Attempting Data Vault for the first time - How to determine Satellites granularity?

Hi all - I’m attempting to draw up a Data Vault model for the first time using MS Visio. I have almost a decade of experience with star schemas and just finished reading Dan L’s DV 2.0 book however I’m still trying to get my head around the basics of determining what is supposed to go into my Satellites (Hubs appear to be fairly obvious).

I’ve created a very basic example that represents my problem…

The first diagram shows a very simple star schema of a fact table for an insurance claim:
Insurance Claims - Star Schema

The second diagram, shows my attempt at modelling this using a Data Vault approach:

The thing I’m really not sure about is the level of granularity / division best appropriate for the satellite/s. In Dan L’s DV 2.0 book for the airport example, it appears that he’s put virtually every possible attribute into their own Satellite however there’s couple of things about this approach that have me slightly stumped (as per my own diagram):
– Where would $$ amounts and business transactional milestone dates typically go? Especially in regards to my own example. As these aren’t what you’d classify as “attributes” or dimensional objects in a regular star schema; they are transactional.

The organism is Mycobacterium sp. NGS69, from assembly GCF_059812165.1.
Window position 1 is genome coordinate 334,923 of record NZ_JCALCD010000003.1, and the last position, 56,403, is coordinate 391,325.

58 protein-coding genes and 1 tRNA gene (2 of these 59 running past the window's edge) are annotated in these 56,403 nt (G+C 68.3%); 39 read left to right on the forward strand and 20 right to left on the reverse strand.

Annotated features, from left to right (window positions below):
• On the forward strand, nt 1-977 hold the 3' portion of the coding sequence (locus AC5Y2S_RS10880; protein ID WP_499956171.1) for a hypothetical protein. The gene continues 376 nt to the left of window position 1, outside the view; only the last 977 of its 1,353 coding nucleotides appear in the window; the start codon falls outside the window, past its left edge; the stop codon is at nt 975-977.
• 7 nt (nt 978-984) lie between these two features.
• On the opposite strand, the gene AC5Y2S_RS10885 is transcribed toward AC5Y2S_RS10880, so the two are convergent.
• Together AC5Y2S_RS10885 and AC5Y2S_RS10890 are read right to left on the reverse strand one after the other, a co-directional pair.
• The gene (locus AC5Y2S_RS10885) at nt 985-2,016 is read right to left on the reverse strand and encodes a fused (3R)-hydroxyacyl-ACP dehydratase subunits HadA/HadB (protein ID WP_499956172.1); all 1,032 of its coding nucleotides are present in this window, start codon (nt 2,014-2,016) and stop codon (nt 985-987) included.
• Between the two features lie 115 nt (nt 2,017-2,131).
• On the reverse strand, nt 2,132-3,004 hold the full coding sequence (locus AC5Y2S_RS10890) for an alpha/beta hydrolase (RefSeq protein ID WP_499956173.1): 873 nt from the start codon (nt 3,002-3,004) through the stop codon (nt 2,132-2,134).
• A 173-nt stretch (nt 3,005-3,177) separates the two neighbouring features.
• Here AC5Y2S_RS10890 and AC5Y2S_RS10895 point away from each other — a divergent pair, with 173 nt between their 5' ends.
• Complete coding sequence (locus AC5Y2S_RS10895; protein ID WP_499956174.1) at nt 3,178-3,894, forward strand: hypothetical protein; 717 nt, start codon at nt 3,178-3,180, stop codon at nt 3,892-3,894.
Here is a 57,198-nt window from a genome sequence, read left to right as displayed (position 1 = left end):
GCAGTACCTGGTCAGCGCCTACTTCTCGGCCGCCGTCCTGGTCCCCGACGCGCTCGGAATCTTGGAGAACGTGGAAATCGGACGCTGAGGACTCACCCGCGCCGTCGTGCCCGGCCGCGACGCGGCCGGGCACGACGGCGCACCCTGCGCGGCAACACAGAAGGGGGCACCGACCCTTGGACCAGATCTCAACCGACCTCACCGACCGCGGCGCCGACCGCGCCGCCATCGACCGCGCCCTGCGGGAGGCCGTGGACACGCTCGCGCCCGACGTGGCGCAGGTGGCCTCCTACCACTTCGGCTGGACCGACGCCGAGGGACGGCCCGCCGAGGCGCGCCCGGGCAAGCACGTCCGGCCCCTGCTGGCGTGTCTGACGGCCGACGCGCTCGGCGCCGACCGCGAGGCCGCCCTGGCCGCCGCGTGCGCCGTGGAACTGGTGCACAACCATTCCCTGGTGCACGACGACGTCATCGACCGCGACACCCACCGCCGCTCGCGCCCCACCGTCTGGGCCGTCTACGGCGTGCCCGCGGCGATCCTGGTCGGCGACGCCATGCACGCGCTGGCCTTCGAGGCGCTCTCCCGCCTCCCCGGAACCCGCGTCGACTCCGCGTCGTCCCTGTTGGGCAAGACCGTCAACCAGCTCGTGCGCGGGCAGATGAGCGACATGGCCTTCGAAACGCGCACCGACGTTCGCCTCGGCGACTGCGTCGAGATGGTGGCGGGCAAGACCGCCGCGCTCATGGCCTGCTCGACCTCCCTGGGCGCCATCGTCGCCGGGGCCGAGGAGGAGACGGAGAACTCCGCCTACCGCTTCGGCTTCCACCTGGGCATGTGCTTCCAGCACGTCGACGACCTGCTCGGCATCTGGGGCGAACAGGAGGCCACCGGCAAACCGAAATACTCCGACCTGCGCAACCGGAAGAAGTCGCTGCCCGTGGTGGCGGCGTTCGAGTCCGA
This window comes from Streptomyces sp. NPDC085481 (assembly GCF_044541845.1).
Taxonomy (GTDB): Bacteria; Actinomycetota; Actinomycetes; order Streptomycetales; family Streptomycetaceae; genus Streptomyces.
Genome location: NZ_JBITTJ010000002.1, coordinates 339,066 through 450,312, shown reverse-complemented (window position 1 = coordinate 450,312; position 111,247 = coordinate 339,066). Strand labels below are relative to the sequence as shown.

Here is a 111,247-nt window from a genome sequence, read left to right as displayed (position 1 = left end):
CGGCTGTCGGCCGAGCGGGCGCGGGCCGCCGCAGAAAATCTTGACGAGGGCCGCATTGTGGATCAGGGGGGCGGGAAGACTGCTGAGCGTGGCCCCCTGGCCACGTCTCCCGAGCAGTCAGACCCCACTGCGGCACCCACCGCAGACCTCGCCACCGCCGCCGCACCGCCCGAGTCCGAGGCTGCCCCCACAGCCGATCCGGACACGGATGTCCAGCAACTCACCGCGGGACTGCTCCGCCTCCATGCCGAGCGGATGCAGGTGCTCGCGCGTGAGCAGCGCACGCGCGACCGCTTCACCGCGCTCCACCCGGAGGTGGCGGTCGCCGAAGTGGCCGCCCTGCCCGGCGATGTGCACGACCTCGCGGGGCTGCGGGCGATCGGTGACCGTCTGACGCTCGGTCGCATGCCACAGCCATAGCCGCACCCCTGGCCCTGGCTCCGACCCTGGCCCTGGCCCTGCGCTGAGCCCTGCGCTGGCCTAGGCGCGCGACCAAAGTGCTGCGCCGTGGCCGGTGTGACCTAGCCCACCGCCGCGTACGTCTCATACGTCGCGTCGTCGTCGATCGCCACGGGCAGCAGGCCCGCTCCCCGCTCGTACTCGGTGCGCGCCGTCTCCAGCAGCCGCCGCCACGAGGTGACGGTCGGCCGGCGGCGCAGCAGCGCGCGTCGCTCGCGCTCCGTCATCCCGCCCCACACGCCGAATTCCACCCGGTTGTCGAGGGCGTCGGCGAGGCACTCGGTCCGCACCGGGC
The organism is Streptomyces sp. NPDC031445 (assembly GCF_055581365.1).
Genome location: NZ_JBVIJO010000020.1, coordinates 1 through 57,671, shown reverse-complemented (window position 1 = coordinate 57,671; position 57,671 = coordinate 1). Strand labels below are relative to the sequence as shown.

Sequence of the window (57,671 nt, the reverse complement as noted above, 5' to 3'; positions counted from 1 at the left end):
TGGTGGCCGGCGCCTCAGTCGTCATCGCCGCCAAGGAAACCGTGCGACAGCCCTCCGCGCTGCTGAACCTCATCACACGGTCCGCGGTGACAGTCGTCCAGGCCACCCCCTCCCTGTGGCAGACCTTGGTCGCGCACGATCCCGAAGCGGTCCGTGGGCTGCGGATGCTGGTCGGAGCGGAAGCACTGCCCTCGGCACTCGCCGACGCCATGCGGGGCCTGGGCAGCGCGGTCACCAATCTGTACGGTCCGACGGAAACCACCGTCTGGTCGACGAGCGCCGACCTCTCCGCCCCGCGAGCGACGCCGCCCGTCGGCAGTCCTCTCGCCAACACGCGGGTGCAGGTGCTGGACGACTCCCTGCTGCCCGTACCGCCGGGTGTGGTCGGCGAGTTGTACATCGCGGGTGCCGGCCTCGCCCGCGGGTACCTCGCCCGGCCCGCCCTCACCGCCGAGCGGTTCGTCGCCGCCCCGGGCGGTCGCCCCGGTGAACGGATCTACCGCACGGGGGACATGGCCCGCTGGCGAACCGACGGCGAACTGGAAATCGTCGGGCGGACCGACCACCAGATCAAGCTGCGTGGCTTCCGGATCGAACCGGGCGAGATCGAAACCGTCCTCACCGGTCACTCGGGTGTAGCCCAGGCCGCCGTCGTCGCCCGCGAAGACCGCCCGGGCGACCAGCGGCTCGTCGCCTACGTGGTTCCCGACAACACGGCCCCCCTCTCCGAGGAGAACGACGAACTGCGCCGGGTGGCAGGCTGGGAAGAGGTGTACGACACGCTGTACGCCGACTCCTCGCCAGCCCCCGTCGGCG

– In DV 2.0, is there a clear best practice way to model / store attributes vs. transactional values (e.g. business dates, cost amounts / payments)? Are these treated differently?

Any feedback and even draw-ups / diagrams in response would be hugely appreciated (as I’m just trying to get my head around the basics first before going deep into building a large model).

Any value that is not a key, and is not basic metadata, goes into a satellite. This is one of the first things that you have to get your head on when coming from dimensional modelling. Hubs and links are not fact tables and satellites are not dimensions. A dimension table could be built from a hub and a number of sats, and it could also include link / link sats if it is getting complex. A fact table is usually built from one or more links (and maybe more hubs if needed) and their related satellite tables (plus both may have pits or bridges to support query)

You may decide that it is worthwhile splitting the sats out for some logical reason - e.g. you have a sat that contains PII and a sat that doesn’t. The examples you have in your diagram, I would challenge for each are they unique to the claim granularity or do they belong at a lower level (can you have multiple payments to a claim? Can you have multiple line types?) You might need another link / sat / hub / sat combo.